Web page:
According to Verdant, printed on recycled paper and packaged in biodegradable plastic, it couldn't hurt. So why did I choose the glam field of journalism, where the benefits consist of the occasional byline and bringing my own pens to work? I should have gone for company board of director, a job where participants vote themselves pay hikes more often than Congress. And unless you carefully read the yearly report, best suited for training a puppy, no one will ever know.
Now, I'm all for being green--and I like many aspects of Verdant, neatly subtitled: Smarter Choices for Better Living. The layout is sleekly artistic, and the articles are eclectic and informative. Plus, who'd reject "smarter" or "better"? After all, I recycle. I support preserving the wilderness, and if I could afford organic vegetables, I'd eat them. And yes, I was a member of the Sierra Club--in grad school. But in those lazy, hazy, halcyon days, Ralph Nader, not Sting, was the poster boy for clean-up. Today, as Verdant makes clear, it's a whole new world.
So it won't surprise you that some celebs are big champions of the green movement. Though flying to an environmental rally in your private jet, then zipping around town in an SUV may make your greener cohorts turn red. I won't mention names--but I have yet to see Bono in coach class.
Which is why you've got to admire the Divine Miss M, Bette Midler, now known as the Diva of Dirt. She organized the New York Restoration Project (www.nyrp.org) and reclaimed 400 acres of parkland along the banks of the Hudson and Harlem Rivers. And she drives a Prius.
Midler, like Verdant, is committed to changing our habits. The word, which means "lush and green," underscores the benefits of incorporating green concepts into your life. The editor's page is big on personal empowerment; meaning, the mag is part how-to, part lifestyle. The premiere issue has tips on home furnishings, car shopping and an architect known as a land whisperer. The houses are gorgeous, but the only sound I heard was "ka-ching."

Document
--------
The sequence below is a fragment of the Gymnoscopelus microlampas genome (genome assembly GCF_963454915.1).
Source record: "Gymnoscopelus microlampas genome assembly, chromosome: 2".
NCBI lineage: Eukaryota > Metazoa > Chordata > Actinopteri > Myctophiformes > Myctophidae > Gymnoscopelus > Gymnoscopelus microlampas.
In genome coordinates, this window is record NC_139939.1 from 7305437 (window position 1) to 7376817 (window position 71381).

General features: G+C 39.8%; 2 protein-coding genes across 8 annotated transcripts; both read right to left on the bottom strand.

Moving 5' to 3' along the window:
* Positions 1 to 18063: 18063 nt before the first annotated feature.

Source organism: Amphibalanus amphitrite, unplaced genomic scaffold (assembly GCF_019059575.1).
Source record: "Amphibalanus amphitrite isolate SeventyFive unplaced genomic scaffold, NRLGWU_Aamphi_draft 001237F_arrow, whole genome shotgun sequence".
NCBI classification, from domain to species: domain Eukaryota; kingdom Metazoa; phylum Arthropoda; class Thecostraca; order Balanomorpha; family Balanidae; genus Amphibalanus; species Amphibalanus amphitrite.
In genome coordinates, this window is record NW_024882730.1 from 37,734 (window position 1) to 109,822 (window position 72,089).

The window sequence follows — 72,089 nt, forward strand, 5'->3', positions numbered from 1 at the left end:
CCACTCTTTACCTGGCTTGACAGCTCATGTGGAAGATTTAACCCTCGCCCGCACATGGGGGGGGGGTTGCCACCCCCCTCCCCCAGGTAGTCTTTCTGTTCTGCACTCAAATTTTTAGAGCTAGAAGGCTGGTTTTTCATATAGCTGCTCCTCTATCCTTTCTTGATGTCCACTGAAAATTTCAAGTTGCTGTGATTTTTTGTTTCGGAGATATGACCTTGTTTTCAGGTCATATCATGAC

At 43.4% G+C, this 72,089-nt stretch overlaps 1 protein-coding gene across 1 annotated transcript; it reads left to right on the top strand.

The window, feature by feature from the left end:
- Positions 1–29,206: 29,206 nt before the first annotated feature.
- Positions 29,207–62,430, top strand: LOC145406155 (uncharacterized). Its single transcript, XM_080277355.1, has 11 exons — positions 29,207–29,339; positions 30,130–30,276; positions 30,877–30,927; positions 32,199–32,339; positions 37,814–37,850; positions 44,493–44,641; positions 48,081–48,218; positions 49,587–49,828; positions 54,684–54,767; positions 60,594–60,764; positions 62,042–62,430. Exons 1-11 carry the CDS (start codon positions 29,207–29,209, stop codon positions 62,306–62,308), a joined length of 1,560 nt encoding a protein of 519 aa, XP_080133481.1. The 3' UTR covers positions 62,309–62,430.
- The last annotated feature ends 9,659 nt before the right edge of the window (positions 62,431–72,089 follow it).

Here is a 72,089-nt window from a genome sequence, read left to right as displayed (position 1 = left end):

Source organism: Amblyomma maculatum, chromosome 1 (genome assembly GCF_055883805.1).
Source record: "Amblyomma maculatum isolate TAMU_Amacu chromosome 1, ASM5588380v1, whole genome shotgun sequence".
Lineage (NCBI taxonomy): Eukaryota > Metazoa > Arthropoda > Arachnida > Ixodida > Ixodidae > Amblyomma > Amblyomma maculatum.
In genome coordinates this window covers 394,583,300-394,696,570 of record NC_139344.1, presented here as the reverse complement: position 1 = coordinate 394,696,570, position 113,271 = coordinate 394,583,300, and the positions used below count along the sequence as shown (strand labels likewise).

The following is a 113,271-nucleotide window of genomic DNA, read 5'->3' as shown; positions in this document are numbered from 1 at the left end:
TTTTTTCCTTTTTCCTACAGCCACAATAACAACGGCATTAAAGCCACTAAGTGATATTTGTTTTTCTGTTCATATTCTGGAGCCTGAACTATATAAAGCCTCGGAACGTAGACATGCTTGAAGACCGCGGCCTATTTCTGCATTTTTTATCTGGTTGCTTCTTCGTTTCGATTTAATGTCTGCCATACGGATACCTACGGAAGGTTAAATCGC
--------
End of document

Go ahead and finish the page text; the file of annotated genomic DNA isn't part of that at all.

Still, the articles are worthwhile. The piece on the looming water crisis--our next war may be over water--was scary but interesting. So was "Green Positioning," which notes that claims of "natural," "eco-friendly," "non-toxic" and "free range" can be confusing and deceptive. The writer takes British Petroleum, Starbucks and Virgin Atlantic to task. Even when companies do good, the back-end isn't always pretty.
The "Idea File" has a list of eco-friendly products from renewable and pure materials--some expensive, some cheap, all terrific. The article on gardens profiled Japanese Zen designs. I just read, sighed wistfully and turned the page.
I did, however, pause at the "best of breed" companies, especially the part about delivering big returns. It would be nice to find gold in green, a color wheel I can understand and appreciate. At present, my broker runs for his life whenever I get my monthly statement. But ever eco-mindful, I only threaten him with wood that comes from a sustainable forest.
The goal of Verdant is to make an environmentally conscious life a good one. But for many legitimate reasons, it also means mucho dineros. Take the travel section. Trips to outdoor private pools in Bali, Indonesia, or the Bora Bora Pearl Beach Resort don't come from licking green stamps. Similarly, the "Collectibles" section features classic Chinese robes, which, given their age and beauty, are expected to jump from $25,000 to $100,000. I'm not sure what the green connection is, except that you have to have plenty to own one.
All of which makes Verdant the Architectural Digest meets Travel & Leisure for the e-set. Green is in. So why do I feel blue?